As such, the matter inspired activism on both grassroots, national and international level, with criticisms expressed against the MRC and the State through the use of public platforms by countless individuals, including the six HRDs in which the case is brought against.

In its application, the MRC is claiming damages of R14.25 million ($ 846 000), or in the alternative, public apologies, from the six South African HRDs. However, the HRDs argue in their court papers that the application is part of a strategy employed by the MRC to silence and intimidate them from exercising their constitutional right to freedom of expression, and this is commonly referred to as a ‘SLAPP’ suit. At present, South Africa has no established legislation to regulate the issue of SLAPP suits and there is little legal precedent from courts on this subject matter. Nonetheless, countries such as Canada, Australia and several States in America have enacted anti-SLAPP suits legislation, which mainly find its roots from environmental law. In terms of the international legal framework, the UN Committee on Economic, Social and Cultural Rights in its 2017 General Comment elaborated on States’ obligations to protect individuals under their jurisdiction from interference by third parties, by requiring State Parties to take measures, such as adopting a legal framework guaranteeing the free enjoyment of human rights to its citizens. Additionally, the UN Guiding Principles on Business and Human Rights provide the obligation to respect human rights as a global standard of expected conduct for all business enterprises wherever they operate.

“Now more than ever, we are witnessing an increase of human rights violations committed by both the State and major corporations not only in South Arica, but the entire African region and the world as a whole”, said Arnold Tsunga, Steering Committee Member of the SAHRDN. “The protection and fulfillment of the Constitution is dependent on a number of factors, such as ensuring public participation through safeguarding the right to freedom of expression and ensuring that no person is subjected to intimidation or harassment while exercising such rights”, he added.

The significance of the hearing that is taking place this week relates to the court being asked to consider the objections put forward by the defendants through two special pleas, entitled “Abuse of process and strategic litigation against public participation” and “Failure to plead patrimonial loss and failure to plead falsity”. In addition to the argument that the application amounts to the abuse of a court process that is aimed at silencing the defendants, the HRDs’ second special plea argues that a major corporation such as the MRC should only be able to bring a claim for defamation in circumstances where it can prove, amongst other things, that the statements made were false and it has suffered financial loss as a result. Nonetheless, should the application succeed, the HRDs are asking the court to develop the common law by bringing it in line with the Constitution and ensure that activists and individuals are protected from SLAPP litigation in the future. Additionally, the Centre for Applied Legal Studies (CALS) and the University of Cape Town have joined the case as friends of the court, with each organization arguing that the application should be dismissed on the basis that it is a SLAPP suit and lacks merit and that the protection of academic freedom is fundamental and should be recognized by law as a “qualified privilege for academic speech”.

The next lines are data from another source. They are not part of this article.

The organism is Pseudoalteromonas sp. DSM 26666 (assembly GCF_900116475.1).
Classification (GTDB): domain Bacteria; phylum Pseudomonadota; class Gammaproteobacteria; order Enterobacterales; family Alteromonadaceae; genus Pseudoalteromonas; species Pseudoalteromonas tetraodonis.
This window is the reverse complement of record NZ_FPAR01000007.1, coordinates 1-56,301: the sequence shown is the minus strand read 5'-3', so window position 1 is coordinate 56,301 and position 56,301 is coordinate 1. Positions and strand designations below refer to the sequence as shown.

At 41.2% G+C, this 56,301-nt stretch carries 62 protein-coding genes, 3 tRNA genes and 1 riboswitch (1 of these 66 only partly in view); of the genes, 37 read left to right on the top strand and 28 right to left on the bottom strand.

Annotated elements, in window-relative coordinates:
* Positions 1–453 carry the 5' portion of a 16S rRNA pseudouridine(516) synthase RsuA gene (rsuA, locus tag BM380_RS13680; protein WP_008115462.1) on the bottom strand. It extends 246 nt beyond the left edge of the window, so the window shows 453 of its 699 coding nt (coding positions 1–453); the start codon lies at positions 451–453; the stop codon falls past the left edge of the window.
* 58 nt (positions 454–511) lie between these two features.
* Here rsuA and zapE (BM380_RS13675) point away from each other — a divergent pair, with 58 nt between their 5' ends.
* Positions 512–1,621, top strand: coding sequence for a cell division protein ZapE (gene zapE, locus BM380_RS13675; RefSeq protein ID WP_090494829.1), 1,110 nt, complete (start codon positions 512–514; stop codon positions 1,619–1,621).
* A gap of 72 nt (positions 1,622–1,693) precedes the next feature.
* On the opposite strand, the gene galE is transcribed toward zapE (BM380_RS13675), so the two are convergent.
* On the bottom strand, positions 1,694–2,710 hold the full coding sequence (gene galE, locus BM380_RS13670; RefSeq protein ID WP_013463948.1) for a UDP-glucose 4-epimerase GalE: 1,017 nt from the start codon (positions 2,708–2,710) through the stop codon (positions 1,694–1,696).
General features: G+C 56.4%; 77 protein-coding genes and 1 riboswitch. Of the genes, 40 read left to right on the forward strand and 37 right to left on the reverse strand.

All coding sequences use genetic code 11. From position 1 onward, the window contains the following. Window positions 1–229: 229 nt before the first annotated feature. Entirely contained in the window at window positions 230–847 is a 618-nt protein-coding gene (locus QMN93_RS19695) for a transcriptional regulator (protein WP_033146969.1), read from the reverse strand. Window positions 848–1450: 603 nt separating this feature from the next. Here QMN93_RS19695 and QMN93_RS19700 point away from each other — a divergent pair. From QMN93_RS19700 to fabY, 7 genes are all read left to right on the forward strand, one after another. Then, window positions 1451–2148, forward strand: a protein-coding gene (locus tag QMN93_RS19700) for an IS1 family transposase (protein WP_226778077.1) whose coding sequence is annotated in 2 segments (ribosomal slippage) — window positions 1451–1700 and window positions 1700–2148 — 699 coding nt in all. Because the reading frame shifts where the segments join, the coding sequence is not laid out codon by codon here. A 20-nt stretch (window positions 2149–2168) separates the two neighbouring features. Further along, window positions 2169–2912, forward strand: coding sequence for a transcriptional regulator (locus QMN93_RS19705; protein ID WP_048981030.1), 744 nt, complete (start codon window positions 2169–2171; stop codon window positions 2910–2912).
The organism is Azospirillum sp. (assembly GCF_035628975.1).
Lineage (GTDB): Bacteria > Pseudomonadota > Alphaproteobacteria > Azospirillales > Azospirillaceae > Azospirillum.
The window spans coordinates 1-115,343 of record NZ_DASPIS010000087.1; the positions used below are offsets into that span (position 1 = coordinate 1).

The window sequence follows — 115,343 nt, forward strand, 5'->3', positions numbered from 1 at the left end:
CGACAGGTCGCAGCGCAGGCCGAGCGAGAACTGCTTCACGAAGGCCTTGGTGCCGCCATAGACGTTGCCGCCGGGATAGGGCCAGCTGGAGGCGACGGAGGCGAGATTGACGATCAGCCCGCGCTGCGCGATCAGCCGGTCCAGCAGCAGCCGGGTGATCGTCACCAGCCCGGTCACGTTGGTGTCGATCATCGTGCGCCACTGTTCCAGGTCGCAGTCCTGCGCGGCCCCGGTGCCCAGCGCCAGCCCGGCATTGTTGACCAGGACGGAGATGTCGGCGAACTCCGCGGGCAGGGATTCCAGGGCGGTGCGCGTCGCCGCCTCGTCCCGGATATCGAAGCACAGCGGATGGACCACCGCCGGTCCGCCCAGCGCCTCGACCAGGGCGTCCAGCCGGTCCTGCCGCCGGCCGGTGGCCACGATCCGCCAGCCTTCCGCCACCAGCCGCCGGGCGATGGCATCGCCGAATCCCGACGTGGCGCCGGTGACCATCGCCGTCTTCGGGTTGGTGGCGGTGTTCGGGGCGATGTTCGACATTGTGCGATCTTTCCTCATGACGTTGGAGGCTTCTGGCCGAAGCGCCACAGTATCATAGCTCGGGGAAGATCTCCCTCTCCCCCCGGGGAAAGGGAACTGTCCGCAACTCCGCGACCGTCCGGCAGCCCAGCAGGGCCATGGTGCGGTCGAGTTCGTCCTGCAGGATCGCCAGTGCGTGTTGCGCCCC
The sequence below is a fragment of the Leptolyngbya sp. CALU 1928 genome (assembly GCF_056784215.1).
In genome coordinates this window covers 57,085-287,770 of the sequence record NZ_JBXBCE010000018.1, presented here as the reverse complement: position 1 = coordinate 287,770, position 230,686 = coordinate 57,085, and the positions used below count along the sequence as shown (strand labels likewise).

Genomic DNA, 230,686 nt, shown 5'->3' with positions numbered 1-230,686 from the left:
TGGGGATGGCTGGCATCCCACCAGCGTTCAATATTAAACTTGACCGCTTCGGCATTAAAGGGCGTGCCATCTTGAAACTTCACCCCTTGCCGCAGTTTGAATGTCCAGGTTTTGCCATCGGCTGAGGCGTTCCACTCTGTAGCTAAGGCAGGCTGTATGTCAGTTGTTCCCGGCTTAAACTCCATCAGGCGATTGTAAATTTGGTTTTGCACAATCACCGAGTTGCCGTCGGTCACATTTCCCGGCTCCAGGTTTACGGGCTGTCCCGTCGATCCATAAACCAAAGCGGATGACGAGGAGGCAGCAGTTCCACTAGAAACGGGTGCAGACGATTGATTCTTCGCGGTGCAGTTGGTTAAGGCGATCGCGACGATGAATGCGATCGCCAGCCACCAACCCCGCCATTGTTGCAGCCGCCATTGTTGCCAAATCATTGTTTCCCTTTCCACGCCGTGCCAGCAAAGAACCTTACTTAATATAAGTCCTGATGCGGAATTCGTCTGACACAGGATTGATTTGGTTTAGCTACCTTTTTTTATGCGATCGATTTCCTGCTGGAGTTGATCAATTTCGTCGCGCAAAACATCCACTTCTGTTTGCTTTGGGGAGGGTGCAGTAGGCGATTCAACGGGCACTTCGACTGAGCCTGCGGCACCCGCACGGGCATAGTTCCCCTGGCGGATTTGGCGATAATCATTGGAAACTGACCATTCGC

“As the SAHRDN we reiterate the pleas made by the HRDs and friends of the court in this case and we are hoping for a successful outcome that can create the potential of establishing a necessary legal framework that seeks to prevent the stifling of public participation, that is meant to strengthen the cornerstone of a democracy,” said Mr. Tsunga. “The use of SLAPP suits is a serious emerging threat against several human rights, and we hope that this issue can also be resolved in many parts of the region,” he added. “We are mindful that the fight will be long, but we will continue to stand in solidarity alongside every human rights defender who is faced by this issue and ensure that a better region is created where activists are protected and their safety is guaranteed when exercising their right to freedom of expression and participating in matters of public interest,” Mr. Tsunga concluded.

For more information please contact Simphiwe Sidu our Legal Advisor and RSA HRD Fund Coordinator on or Washington Katema our Regional Programmes  Manager at  or +27736202608

Johannesburg: Ongoing Human Rights Violations and Disregard of the Rule of Law by the South African National Defence Force against the Marievale Community